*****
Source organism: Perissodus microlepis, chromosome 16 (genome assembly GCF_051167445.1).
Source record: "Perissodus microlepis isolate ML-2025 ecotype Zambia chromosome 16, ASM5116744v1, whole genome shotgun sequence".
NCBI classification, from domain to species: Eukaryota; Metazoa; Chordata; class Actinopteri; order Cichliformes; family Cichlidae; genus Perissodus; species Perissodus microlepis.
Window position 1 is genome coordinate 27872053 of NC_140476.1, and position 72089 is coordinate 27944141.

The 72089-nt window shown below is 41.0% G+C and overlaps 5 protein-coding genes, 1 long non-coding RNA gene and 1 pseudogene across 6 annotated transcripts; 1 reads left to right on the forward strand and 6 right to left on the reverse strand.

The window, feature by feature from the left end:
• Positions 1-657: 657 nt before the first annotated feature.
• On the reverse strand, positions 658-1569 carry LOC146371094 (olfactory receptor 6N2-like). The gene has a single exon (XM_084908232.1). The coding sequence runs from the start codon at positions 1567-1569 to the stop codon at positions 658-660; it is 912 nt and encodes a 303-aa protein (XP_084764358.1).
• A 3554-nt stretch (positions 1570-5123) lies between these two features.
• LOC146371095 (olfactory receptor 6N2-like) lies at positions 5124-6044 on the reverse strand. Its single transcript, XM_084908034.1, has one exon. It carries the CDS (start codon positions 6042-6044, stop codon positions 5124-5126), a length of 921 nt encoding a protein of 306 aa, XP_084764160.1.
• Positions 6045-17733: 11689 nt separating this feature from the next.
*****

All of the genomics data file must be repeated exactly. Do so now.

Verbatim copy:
Source organism: Perissodus microlepis, chromosome 16 (genome assembly GCF_051167445.1).
Source record: "Perissodus microlepis isolate ML-2025 ecotype Zambia chromosome 16, ASM5116744v1, whole genome shotgun sequence".
NCBI classification, from domain to species: Eukaryota; Metazoa; Chordata; class Actinopteri; order Cichliformes; family Cichlidae; genus Perissodus; species Perissodus microlepis.
Window position 1 is genome coordinate 27872053 of NC_140476.1, and position 72089 is coordinate 27944141.

The 72089-nt window shown below is 41.0% G+C and overlaps 5 protein-coding genes, 1 long non-coding RNA gene and 1 pseudogene across 6 annotated transcripts; 1 reads left to right on the forward strand and 6 right to left on the reverse strand.

The window, feature by feature from the left end:
• Positions 1-657: 657 nt before the first annotated feature.
• On the reverse strand, positions 658-1569 carry LOC146371094 (olfactory receptor 6N2-like). The gene has a single exon (XM_084908232.1). The coding sequence runs from the start codon at positions 1567-1569 to the stop codon at positions 658-660; it is 912 nt and encodes a 303-aa protein (XP_084764358.1).
• A 3554-nt stretch (positions 1570-5123) lies between these two features.
• LOC146371095 (olfactory receptor 6N2-like) lies at positions 5124-6044 on the reverse strand. Its single transcript, XM_084908034.1, has one exon. It carries the CDS (start codon positions 6042-6044, stop codon positions 5124-5126), a length of 921 nt encoding a protein of 306 aa, XP_084764160.1.
• Positions 6045-17733: 11689 nt separating this feature from the next.